THEY ARE A Mount Airy family of four young children, a stay-at-home mom and a dad who works hard each day, and they have no extra money to make this a merry Christmas.
"Sometimes it's a little hard. My husband works but he just doesn't make very much money," said the mother, who asked to remain anonymous.
"There are months when I pay `this bill' and not `that one' and we have just enough food to get by. We just don't have the money to buy Christmas presents."
This is one story from Mount Airy Net, a nonprofit organization that will help families like this get through the holiday season.
"This is very hard for many of these families to come and ask for help," said Jean Colburn, director of Mount Airy Net. "They are embarrassed and I hear so many times, `I've never had to do anything like this before.'"
The need in the community is rising. Mount Airy Net will assist more than 50 area families this holiday season, up about 20 percent compared with last year.
"I've had six more applications come in today," Colburn said recently. "We have rising evictions and requests for help with power bills or heating oil, but now we are hearing from people who thought they had enough put away for the holidays, but a crisis came up."
Colburn says she is helping one family who had to use their Christmas savings to repair the roof on their home and another involved in a car wreck.
The young mother with four children first approached Mount Airy Net for help three years ago.
"I never heard of a place like this before," she said. "When they brought the Christmas presents for the kids, it was like a joy for me. It was Christmas for me."
She and her family were adopted by another local family not facing economic hardships. Mount Airy Net was the catalyst.
"They asked us to make a list of what the children wanted for Christmas and they mostly asked for clothes because that's what they really need," the mother said. "My husband and I don't ask for anything, we just ask for the kids."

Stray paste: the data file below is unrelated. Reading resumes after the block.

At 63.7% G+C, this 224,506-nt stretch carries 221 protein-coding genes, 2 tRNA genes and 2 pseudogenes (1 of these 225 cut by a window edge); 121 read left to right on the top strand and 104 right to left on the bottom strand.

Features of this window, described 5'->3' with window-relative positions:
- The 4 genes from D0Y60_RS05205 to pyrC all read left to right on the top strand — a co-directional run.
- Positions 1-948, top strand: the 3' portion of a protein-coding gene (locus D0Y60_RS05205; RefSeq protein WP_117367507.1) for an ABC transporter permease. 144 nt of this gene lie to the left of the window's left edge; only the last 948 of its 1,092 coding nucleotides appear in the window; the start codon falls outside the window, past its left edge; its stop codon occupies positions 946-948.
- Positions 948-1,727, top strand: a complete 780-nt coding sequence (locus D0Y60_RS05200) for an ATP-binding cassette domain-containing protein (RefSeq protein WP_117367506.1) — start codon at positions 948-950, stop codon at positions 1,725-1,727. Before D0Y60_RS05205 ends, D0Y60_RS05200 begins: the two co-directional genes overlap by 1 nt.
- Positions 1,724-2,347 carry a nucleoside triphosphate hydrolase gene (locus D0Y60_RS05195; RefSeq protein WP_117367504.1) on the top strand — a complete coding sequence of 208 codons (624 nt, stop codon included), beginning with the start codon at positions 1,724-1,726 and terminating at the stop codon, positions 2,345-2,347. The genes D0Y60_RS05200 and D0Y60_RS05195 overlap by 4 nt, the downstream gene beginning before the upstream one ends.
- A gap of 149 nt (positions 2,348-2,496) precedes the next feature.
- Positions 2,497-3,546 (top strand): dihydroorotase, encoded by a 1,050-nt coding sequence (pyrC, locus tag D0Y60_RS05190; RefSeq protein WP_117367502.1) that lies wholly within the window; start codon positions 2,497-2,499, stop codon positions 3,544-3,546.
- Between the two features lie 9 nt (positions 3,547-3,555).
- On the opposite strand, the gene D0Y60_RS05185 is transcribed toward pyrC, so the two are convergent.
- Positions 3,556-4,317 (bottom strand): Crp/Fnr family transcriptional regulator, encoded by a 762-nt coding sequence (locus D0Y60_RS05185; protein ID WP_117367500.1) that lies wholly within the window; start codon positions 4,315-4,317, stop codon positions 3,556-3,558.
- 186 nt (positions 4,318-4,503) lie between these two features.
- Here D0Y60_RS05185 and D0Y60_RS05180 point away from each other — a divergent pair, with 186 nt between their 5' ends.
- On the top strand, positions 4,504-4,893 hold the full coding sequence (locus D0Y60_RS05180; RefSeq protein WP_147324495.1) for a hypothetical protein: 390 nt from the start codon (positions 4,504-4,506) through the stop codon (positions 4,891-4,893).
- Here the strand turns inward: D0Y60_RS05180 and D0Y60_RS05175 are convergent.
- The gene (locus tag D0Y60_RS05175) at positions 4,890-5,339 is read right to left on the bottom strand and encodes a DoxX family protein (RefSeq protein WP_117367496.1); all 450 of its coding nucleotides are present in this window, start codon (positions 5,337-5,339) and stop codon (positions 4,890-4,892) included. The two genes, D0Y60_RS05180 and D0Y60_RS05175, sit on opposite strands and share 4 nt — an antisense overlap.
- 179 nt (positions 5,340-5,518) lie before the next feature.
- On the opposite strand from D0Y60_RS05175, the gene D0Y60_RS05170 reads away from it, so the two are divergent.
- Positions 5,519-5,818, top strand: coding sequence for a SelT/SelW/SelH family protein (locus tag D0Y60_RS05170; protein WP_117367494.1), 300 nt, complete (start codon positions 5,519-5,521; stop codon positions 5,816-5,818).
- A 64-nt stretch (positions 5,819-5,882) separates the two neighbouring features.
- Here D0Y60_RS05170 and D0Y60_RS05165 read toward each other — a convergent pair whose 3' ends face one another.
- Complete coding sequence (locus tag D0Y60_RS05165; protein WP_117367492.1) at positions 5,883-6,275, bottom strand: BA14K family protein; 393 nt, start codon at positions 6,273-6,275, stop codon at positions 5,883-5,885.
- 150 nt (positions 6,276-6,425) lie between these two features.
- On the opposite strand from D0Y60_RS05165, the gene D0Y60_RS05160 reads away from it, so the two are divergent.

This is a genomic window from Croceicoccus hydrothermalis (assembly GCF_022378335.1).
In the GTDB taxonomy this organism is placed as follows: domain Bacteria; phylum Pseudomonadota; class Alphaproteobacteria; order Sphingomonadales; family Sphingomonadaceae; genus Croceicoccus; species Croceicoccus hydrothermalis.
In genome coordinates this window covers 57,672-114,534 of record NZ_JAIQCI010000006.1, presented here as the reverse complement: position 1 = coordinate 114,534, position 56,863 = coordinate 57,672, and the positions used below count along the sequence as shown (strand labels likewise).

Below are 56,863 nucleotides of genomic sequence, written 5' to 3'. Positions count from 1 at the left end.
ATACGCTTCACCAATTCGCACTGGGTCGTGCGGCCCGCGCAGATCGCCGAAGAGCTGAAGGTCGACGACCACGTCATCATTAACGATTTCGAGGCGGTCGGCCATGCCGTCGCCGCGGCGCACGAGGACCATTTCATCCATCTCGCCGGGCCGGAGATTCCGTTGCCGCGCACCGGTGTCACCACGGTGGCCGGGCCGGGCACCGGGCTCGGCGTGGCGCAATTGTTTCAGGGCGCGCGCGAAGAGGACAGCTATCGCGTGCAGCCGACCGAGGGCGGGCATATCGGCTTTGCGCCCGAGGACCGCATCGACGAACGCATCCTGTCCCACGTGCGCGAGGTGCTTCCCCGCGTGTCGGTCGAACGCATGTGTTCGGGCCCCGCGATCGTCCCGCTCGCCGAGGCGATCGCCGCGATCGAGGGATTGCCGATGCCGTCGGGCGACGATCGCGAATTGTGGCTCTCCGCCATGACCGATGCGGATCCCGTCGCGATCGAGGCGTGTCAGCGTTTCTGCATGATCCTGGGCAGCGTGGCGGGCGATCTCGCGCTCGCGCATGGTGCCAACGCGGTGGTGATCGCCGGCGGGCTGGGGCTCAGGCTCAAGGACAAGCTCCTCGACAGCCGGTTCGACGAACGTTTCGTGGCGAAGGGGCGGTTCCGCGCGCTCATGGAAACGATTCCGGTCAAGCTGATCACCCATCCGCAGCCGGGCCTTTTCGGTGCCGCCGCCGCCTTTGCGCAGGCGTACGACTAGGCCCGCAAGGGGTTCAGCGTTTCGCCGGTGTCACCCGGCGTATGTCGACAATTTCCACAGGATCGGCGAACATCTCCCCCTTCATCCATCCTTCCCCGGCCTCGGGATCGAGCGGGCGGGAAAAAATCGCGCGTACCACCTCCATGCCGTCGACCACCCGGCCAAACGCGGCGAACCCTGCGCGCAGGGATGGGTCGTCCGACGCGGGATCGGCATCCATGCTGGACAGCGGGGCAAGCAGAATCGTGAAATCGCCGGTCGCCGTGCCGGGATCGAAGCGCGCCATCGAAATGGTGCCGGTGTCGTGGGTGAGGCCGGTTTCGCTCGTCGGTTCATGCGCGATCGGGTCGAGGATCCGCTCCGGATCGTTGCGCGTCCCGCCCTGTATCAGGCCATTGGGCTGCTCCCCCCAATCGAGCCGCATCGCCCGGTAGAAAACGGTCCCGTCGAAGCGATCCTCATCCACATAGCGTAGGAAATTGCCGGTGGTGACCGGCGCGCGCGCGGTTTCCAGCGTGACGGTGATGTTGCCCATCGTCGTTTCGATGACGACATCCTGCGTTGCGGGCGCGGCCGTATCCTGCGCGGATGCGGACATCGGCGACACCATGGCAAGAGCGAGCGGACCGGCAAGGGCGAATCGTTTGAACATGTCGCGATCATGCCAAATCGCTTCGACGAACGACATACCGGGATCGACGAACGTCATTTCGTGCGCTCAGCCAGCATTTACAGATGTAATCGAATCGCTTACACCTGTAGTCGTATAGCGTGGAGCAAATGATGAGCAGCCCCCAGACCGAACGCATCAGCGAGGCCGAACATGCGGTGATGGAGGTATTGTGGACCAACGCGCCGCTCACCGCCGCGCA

Colburn said so many local people signed up to adopt a family this year that she wasn't sure she would have enough families in need. But the surge in applications for help in the past week has her working harder than ever.
"Those in need are referred to us by local churches, schools, neighbors or just by word of mouth," she said.
Mount Airy Net continues to take donations. This week, Colburn related the story of a woman who called to send a donation. The woman told Colburn she had been helped by Mount Airy Net in the past and that since her circumstances had changed, she wanted to help others.
A check for $300 arrived in the mail days later.
"We are here to help. We don't expect to be paid back, but a story like that, well, it just makes you feel like you've got to keep plugging along," she said.
Mount Airy Middle School had not one, but two toy drives for the Toys for Tots Program this year.
Assistant Principal Dennis Kniss said the fifth- and sixth- graders conducted a joint toy drive, and later, the seventh- and eighth-graders held a similar toy drive.
More than 400 new, unwrapped toys were donated to Toys for Tots, a nonprofit program run by the Marine Corps to provide toys to children in need in the community.
`A Christmas Carol'
Mount Airy Players will present the Charles Dickens classic A Christmas Carol this weekend.
Last week's performances were canceled because of the ice storm and power outages.
The Christmas classic will be presented at 8 p.m. today and tomorrow at Calvary United Methodist Church, 403 S. Main St.
Tickets are $5. A group discount is available.
Lesa Jansen's Southwest neighborhood column appears each Friday in the Carroll County edition of The Sun.